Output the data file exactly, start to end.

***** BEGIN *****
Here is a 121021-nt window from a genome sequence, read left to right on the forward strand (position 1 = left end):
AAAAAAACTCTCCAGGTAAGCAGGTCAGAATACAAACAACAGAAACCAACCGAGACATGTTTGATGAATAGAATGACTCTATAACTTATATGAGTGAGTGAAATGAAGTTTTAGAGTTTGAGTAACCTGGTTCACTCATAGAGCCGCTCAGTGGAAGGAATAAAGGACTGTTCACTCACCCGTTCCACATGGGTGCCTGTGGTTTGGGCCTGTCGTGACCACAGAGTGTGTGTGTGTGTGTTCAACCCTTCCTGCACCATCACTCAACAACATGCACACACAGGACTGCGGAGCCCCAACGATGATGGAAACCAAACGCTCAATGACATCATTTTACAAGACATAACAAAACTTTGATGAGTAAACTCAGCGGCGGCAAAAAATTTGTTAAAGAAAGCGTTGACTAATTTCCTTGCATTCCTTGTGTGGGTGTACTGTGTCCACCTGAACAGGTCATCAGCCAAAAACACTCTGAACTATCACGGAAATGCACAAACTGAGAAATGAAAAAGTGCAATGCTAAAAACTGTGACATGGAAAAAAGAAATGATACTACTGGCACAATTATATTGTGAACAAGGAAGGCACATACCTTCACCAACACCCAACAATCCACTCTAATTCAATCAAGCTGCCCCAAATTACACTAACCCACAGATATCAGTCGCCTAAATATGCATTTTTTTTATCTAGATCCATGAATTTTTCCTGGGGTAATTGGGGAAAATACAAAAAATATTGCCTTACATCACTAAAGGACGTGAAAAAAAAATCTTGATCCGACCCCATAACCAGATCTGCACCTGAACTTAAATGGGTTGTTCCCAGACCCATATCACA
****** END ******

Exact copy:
Here is a 121021-nt window from a genome sequence, read left to right on the forward strand (position 1 = left end):
AAAAAAACTCTCCAGGTAAGCAGGTCAGAATACAAACAACAGAAACCAACCGAGACATGTTTGATGAATAGAATGACTCTATAACTTATATGAGTGAGTGAAATGAAGTTTTAGAGTTTGAGTAACCTGGTTCACTCATAGAGCCGCTCAGTGGAAGGAATAAAGGACTGTTCACTCACCCGTTCCACATGGGTGCCTGTGGTTTGGGCCTGTCGTGACCACAGAGTGTGTGTGTGTGTGTTCAACCCTTCCTGCACCATCACTCAACAACATGCACACACAGGACTGCGGAGCCCCAACGATGATGGAAACCAAACGCTCAATGACATCATTTTACAAGACATAACAAAACTTTGATGAGTAAACTCAGCGGCGGCAAAAAATTTGTTAAAGAAAGCGTTGACTAATTTCCTTGCATTCCTTGTGTGGGTGTACTGTGTCCACCTGAACAGGTCATCAGCCAAAAACACTCTGAACTATCACGGAAATGCACAAACTGAGAAATGAAAAAGTGCAATGCTAAAAACTGTGACATGGAAAAAAGAAATGATACTACTGGCACAATTATATTGTGAACAAGGAAGGCACATACCTTCACCAACACCCAACAATCCACTCTAATTCAATCAAGCTGCCCCAAATTACACTAACCCACAGATATCAGTCGCCTAAATATGCATTTTTTTTATCTAGATCCATGAATTTTTCCTGGGGTAATTGGGGAAAATACAAAAAATATTGCCTTACATCACTAAAGGACGTGAAAAAAAAATCTTGATCCGACCCCATAACCAGATCTGCACCTGAACTTAAATGGGTTGTTCCCAGACCCATATCACA